As I suggested yesterday, this racial calculus can be understood as a kind of premediated virtual racism, which works not by making an explicitly racist claim at the moment of utterance but by premediating racist doubts about Obama that will come to the fore in the voting booth on November 4. In the past couple of days two Republican surrogates have referred to "Barack Hussein Obama" in introducing Palin or McCain. In each of these instances, I would maintain, it is no accident that Obama's middle name is employed in the context of a mention of the date of the election.
Before Sarah Palin appeared at a rally in Estero, Fla., on Tuesday, one of the speakers introducing her used Obama’s middle name in the context of Election Day. “On Nov. 4,” yelled fully uniformed Lee County (Fla.) Sheriff Mike Scott, “let’s leave Barack Hussein Obama wondering what happened!”
The next day, William Platt, the local GOP chairman in Bethlehem, Pennsylvania, introduced McCain at a Lehigh University rally. The gist of his comment, which reporters weren't able to tape because they were entering the venue as he was speaking, was: "Imagine if you woke up on November 5th and Barack Obama - Barack Hussein Obama - was our new president, and you knew you could have volunteered to prevent it." Here premediating Obama's election is meant as a form of electoral preemption, urging McCain supporters to act preemptively to prevent Obama's election.
These will not be the last premediations of virtual racism that we see in the days and weeks leading up to the election. And, as McCain's "That One" remark at the debate attests, the racism may become more and more explicit as November 4 approaches. But in all of these cases, what is telling is that they are oriented towards the future, premediating the fearful prospect of waking up on November 5 to the election of Barrack Hussein Obama as the 44th President of the United States.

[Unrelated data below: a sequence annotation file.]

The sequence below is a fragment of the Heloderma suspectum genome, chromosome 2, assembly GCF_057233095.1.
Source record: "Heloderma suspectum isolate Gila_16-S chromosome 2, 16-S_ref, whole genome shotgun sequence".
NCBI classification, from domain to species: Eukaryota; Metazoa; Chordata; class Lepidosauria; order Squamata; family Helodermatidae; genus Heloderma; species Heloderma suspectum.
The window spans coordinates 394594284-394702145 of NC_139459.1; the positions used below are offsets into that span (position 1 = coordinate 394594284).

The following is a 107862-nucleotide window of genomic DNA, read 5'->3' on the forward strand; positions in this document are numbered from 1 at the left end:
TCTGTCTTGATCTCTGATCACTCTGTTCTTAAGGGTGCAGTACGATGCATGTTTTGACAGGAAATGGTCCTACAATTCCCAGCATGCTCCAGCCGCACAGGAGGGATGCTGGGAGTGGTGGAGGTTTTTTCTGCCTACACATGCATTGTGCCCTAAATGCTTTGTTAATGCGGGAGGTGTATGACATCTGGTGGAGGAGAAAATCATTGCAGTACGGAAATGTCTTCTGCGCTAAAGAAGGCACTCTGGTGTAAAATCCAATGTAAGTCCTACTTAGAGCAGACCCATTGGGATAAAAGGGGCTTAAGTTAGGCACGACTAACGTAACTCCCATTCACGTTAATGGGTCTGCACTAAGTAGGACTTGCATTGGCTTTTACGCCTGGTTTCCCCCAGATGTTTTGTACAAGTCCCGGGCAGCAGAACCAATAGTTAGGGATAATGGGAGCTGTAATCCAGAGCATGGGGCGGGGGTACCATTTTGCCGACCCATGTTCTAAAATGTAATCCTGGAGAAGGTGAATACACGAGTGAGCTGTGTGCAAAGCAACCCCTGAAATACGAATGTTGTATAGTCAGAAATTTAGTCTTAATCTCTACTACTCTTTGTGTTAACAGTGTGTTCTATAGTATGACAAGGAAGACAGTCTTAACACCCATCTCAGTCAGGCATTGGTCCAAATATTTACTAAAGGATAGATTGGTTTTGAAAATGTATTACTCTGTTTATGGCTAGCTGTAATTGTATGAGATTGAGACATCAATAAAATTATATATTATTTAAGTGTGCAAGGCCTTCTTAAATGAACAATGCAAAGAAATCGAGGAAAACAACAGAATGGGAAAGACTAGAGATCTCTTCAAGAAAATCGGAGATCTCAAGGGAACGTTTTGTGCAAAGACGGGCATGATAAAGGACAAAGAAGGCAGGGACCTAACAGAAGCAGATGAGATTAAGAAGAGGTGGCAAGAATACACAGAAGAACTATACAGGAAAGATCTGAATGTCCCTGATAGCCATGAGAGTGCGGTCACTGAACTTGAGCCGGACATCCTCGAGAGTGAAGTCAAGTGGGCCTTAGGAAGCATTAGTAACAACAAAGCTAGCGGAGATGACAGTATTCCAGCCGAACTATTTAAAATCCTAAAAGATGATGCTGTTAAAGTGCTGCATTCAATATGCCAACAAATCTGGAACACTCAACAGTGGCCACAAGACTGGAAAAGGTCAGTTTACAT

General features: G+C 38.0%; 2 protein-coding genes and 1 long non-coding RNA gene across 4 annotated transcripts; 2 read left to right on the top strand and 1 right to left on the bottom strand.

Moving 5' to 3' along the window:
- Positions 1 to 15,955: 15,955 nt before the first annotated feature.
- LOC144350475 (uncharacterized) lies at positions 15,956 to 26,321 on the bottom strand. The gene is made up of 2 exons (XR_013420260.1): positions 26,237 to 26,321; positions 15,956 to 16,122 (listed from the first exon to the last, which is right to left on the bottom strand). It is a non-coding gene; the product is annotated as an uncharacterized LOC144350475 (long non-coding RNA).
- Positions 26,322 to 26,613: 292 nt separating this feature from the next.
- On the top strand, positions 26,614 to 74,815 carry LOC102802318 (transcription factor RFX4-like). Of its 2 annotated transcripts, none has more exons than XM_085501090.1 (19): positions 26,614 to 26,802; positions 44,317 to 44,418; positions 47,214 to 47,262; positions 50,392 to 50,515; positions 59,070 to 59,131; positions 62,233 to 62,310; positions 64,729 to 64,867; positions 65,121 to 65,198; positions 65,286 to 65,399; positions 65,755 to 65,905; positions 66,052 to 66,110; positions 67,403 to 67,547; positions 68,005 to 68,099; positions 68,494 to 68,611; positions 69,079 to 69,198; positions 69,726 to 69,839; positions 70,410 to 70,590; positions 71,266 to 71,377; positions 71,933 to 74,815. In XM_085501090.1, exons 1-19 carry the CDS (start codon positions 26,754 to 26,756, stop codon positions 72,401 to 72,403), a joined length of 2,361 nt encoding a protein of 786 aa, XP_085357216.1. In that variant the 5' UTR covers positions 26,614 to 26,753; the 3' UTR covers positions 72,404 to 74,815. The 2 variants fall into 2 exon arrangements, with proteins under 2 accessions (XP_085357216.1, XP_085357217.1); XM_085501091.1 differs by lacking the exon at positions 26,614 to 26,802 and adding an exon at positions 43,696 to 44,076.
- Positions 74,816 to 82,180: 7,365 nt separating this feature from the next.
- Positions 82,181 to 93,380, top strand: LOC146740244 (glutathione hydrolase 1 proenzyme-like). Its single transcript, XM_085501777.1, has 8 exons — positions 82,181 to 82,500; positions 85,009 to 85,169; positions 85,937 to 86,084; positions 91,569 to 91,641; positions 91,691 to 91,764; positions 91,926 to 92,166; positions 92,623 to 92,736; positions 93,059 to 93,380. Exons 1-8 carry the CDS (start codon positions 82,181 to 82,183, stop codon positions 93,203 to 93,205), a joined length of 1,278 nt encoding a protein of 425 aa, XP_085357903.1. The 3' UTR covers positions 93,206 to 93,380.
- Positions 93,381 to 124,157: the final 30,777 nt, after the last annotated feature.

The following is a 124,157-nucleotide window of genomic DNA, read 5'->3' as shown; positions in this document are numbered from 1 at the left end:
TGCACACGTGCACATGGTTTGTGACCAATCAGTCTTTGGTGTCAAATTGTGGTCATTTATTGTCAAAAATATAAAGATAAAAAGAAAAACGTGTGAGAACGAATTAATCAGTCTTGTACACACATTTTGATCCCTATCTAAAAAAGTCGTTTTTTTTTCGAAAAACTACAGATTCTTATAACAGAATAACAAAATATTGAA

I have focused much of my discussion of premediation on its negative uses by the Bush Administration, or the print, networked, and televisual news media, or more recently the McCain-Palin campaign. But premediation can also work as a progressive strategy. Take, for example, "An Inconvenient Truth," Al Gore's multi-media assemblage of PowerPoint slideshow, Hollywood feature documentary, website (http://www.climatecrisis.net/), book, policy center, audio CD, or educational guide for K-16 teachers. Gore has brilliantly premediated numerous different but related potential ecological catastrophes that are resulting, and that might result, from global warming (or climate change).
"An Inconvenient Truth" is but one of the more spectacular instances of a progressive premediated Gesamtkunstwerk--with Neil Young's "Living With War" a less grandiose but perhaps medialogically more self-conscious instance. And then of course there are the more everyday forms of progressive premediation like MSNBC, featuring "Countdown With Keith Olbermann" and the super-smart "Rachel Maddow Show." What Olbermann's "Countdown" format makes especialy clear, with its ticking clock and its quotidianly apocalyptic orientation to a future that is also each night an end of time, is the way in which the print, televisual, and networked news media have refashioned their temporal orientation from the immediacy of the present or recent past to the virtuality of the present or near future.
Each news medium, then, aims not only to report on what has just happened or what is happening now but more crucially on what is about to happen (or not) in the future. Different news stories, formats, and programs premediate the news in different ways, working in the process to mobilize readers, viewers, or participants to move towards some particular kinds of futures rather than others. As I have elsewhere suggested, one of the key ways through which news and other media premediate particular futures is through encouraging or intensifying shared affective and political stances among members of particular collectivities, multitudes, or sociotechnical networks.